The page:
Shortly after Peter van der Lugt (from GhibliWorld.com) and I saw Lee Kang-Sheng's new movie "Help me, Eros" we actually got an opportunity to speak with the man himself.
Which is a weird experience to be honest: first we see movie posters for "Help me, Eros" everywhere in Rotterdam (featuring a naked Lee Kang-Sheng with hemp leaves painted on him, having graphic sex with an angel), then we see him larger than life on the big screen in a very explicit role, next we're shaking hands with him.
And "Help me, Eros" isn't exactly the easiest of films to talk about. It's great for discussing with other movie fans, make no mistake, but to ask specifics from its creator is something else.
For example, it's easy to say "Dude, did you see that threesome?" to a friend.
It's a lot less easy to ask "So ehm... why did you put in a threesome?" to the person who acted, wrote and directed that scene.
Thankfully we didn't need to worry about questions becoming too embarrassing, as Mr. Lee was very candid and willing to fill in any blanks.
Read on after the break!
PL: Our first question is a bit of a standard one, but we'd like to know why you decided to make "Help Me, Eros"? It covers quite some intimate subjects...
AV: ...and I'd like to explain why we ask this, before it seems too 'generic' a question: you are the writer, director and actor of this film, so it's not like you had read a book, got inspired and wanted to make a movie out of it. You totally created this yourself, from scratch. Why was specifically this story so important to you?
Lee Kang-Sheng: I've been walking around with the idea for this movie for a long time, even from before I made my first movie "The Missing", but at that time I had not written a script yet. Directly after shooting "The Missing" I started writing the script for this movie, because it's partly based on my own experiences and observations on Taiwanese society, and the situations you can find there.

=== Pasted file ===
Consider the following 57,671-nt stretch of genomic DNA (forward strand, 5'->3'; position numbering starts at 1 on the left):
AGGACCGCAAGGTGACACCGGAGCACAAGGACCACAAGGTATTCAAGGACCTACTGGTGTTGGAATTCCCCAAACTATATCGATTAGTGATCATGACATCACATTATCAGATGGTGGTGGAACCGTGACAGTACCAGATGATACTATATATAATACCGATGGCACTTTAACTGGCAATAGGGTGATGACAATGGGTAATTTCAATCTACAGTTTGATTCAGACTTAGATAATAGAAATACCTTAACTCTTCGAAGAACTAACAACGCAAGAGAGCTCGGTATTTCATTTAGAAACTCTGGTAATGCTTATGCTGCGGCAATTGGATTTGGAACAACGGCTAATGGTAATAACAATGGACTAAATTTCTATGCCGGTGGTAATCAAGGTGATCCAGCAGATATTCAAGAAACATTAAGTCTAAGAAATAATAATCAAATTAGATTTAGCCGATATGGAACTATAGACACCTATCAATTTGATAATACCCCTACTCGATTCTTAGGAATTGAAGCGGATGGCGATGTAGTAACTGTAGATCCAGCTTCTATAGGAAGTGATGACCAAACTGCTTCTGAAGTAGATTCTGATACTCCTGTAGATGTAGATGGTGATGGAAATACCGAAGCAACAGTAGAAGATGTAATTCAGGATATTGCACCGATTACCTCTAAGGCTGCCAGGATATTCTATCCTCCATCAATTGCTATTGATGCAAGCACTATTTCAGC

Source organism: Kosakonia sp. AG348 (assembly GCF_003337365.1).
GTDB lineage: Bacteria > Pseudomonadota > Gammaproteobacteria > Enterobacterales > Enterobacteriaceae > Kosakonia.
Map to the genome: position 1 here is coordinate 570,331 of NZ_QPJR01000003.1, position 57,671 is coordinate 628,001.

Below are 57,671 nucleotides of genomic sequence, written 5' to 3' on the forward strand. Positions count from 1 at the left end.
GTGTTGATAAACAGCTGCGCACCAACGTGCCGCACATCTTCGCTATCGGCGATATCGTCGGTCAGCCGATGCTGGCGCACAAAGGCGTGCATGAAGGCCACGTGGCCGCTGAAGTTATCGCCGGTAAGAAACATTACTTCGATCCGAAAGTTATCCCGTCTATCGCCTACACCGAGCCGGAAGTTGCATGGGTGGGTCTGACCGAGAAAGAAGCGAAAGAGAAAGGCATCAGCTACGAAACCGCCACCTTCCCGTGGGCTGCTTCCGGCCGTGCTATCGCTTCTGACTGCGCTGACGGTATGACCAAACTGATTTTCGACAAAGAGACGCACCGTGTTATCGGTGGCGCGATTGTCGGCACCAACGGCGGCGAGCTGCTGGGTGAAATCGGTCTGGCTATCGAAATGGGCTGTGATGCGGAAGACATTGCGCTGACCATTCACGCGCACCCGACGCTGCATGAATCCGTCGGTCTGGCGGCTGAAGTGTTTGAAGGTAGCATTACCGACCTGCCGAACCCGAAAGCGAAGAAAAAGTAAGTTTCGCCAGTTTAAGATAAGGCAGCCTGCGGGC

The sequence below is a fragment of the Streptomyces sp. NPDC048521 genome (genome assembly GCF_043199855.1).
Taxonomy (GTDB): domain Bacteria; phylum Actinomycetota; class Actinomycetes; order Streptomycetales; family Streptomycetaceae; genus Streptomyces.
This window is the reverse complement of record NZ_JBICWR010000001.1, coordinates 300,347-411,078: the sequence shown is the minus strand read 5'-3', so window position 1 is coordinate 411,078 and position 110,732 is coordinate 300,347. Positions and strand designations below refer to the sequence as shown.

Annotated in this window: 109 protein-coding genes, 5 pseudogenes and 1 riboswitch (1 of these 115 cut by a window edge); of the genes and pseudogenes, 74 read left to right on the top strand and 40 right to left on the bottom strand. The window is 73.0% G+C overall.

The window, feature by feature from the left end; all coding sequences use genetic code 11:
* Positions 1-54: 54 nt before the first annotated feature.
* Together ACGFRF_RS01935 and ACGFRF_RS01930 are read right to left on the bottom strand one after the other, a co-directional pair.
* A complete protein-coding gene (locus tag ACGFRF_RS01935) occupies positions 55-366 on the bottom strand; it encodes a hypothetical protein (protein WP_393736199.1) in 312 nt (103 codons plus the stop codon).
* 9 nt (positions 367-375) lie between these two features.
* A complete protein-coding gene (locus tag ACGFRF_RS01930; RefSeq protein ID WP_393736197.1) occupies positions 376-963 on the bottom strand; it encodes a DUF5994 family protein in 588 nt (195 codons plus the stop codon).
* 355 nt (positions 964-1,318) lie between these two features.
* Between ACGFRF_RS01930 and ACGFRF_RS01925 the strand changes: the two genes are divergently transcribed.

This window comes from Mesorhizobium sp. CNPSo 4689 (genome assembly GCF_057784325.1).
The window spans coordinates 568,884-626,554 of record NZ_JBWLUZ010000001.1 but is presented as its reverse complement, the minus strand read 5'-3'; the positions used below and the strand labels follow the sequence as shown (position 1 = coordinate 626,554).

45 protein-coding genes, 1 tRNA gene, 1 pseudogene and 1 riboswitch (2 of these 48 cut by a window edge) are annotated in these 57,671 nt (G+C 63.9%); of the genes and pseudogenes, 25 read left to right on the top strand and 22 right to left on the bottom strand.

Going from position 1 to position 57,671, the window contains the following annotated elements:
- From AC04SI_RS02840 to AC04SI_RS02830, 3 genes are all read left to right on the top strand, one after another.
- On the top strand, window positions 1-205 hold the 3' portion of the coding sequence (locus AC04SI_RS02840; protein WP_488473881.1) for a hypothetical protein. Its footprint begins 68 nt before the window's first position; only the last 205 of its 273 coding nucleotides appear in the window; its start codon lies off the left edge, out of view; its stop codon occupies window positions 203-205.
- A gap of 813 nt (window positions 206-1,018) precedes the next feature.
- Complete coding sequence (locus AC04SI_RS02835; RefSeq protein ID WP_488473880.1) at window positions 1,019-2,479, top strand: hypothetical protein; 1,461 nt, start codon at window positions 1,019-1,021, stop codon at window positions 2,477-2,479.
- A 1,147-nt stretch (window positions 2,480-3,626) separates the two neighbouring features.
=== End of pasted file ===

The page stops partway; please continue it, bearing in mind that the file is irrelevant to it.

The biggest problem turned out to be funding, I spent three years trying to get the financing arranged. In the end I received a filmmaking-grant from the Taiwanese government, they have a couple of those and I got one.
AV: When you say it's partly based on your own experiences, ... well, how embarrassing can I make the next question? Ehm... (nervous laughter)
Lee Kang-Sheng: As for being based on my own experiences, it is as follows:
The situation in Taiwanese film business is currently quite bad, as an actor you hardly get any opportunity to be in a movie or act on stage. What I did was, because I had so much free time on my hands, no acting jobs, I started trading in the stock market. That was not really a good plan though because I lost a lot of money and it left me with some very bad memories. You can easily see that in the film.
At the time I was also suffering from a medical problem, some vertebrae in my neck got "twisted" and it took me a year to recover. I consulted over 30 doctors but no-one could find the exact problem, and one of Tsai Ming-Liang's films, "The River", is actually about that subject.